Federal Student Aid

Federal Student Aid

The federal government began offering money to students who demonstrated financial need way back in 1965. That aid comes in three forms - grants, loans, and work-study.


Federal student aid grants are money given to students to enable them to pursue their post-secondary education or career study programs. Grants do not need to be paid back. This is free money given based on financial need.

So, if you are planning to attend a college or university in the U.S., and you go through the federal application process for student aid, and can demonstrate that you fall into a certain category of need, you will be granted a sum of money to put towards your tuition fees.

There are four categories of grants you might qualify for:

  1. Pell Grants: Directed specifically towards undergraduate students, Pell grants are the most substantial aid the federal government offers.

  2. Federal Supplemental Education Opportunity Grant (FSEOG): It may be a mouthful, but if you demonstrate exceptional need beyond that which qualifies for Pell Grants, you could receive up to $4,000 in additional support a year.

  3. TEACH Grant: The acronym stands for Teacher Education Assistance for College and Higher Education. This grant is aimed at those studying to become teachers. If you receive this grant, you must spend four years within eight years of graduating teaching in a high-need field at the elementary or secondary level, or you have to pay back.

  4. Iraq and Afghanistan Service Grant: It is designed for students who have lost a parent in military service in Iraq or Afghanistan who are ineligible for a Pell Grant.


If you exceed the maximum income level to qualify you for a grant, you may still qualify to receive a federal student loan. You have to pay it back, however, these loans come at a low and fixed interest rate.

If you qualify, you will receive a Direct Subsidized Loan, which means that the U.S. Department of Education will pay the interest on your loan while you are in school, for six months after you graduate (a grace period), and if you are in a deferment period.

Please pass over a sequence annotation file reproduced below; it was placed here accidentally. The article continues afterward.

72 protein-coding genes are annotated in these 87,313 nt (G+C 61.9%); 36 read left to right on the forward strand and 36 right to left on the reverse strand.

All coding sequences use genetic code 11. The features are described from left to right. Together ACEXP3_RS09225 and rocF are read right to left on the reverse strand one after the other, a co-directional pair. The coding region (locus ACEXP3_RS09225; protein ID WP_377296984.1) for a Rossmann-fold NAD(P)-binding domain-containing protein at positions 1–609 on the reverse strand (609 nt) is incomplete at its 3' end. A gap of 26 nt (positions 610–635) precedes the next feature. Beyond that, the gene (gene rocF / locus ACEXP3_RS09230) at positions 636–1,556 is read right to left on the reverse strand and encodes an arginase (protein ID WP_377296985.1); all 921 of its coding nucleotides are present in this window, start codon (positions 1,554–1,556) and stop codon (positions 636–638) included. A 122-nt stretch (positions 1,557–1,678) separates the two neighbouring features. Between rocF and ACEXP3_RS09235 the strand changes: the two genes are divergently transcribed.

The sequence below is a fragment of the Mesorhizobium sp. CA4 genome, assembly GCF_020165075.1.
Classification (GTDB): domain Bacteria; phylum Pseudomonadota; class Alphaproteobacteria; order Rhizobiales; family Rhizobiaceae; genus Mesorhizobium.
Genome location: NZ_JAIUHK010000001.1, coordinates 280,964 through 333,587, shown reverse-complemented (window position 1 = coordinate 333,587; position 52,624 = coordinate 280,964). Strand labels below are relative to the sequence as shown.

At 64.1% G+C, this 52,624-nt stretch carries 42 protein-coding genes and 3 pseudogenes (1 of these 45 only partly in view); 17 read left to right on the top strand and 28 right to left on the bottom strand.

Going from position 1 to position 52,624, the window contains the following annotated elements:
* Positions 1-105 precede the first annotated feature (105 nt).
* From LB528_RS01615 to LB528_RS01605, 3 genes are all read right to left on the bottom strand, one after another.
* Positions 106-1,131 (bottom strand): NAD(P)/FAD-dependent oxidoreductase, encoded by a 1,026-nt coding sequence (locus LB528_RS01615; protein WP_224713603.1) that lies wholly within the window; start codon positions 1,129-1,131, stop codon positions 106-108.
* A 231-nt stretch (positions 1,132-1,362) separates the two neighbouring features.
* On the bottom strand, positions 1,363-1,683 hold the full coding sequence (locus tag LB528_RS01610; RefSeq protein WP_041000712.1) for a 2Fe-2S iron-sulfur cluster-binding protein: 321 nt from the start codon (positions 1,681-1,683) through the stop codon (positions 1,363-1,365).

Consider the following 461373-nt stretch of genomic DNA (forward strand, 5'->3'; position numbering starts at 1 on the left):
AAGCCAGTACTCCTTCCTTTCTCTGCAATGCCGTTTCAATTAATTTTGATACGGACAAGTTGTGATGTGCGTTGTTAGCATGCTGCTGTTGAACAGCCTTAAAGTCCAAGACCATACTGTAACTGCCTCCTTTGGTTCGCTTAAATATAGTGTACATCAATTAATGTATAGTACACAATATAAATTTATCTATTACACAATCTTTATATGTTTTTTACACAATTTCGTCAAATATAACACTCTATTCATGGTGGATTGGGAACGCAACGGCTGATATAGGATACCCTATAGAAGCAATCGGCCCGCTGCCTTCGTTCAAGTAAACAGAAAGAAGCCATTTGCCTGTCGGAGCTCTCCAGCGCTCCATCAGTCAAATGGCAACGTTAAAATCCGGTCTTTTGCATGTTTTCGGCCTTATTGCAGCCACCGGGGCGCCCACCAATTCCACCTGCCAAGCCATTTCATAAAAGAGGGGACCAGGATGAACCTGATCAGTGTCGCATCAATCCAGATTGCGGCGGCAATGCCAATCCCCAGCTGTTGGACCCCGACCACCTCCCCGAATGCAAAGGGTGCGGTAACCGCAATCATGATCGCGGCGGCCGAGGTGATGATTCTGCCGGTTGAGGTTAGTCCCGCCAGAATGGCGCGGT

If you don’t qualify for a grant or a subsidized loan based on your income level, you can still access a Federal Direct Unsubsidized Loan, available to any undergraduate or graduate student. The main difference is that you won’t receive the same kind of help from the Department of Education as those who demonstrate financial need will.

You will be responsible for paying the interest on your loan during your schooling and after, and during any deferment you make on the loan, the interest will accrue and be added to the total amount you owe.


The final avenue through which the U.S. government might help with your college fees is through the Federal Work-Study program. This program offers part-time jobs while you are enrolled in school, allowing you to earn a wage to cover some of your costs while gaining your education.

This program is available to undergraduate or graduate students, and to full- or part-time students. Your job may be on- or off-campus, for the school, or for a local non-profit, public agency or corporation, and what you earn will depend on your qualifications. You cannot earn more than the amount granted by the Federal work-study program.


FAFSA means the Free Application for Federal Student Aid. To start, you need to create an account with the Federal Student Aid (FSA) site of the Department of Education. Make sure to remember the FSA ID you create or note it down somewhere, as you will need this to continue the application process for aid.

After you start on the FAFSA form, you need access to some basic identification and financial information, and that of your parents if you are a dependent student. Most students are considered dependent, even if their parents are not able to provide financial support to them for their college education. Students who are considered independent are those whose parents are deceased, who have been in foster care since the age of 13, are married, have dependents of their own, or have served in the armed forces. That excludes most undergraduate applicants.

To complete your FAFSA form, you need information like your social security number or alien registration number if you are not a U.S. citizen, as well as financial information for you and your parents, like tax returns, bank statements, and records of non-taxed money.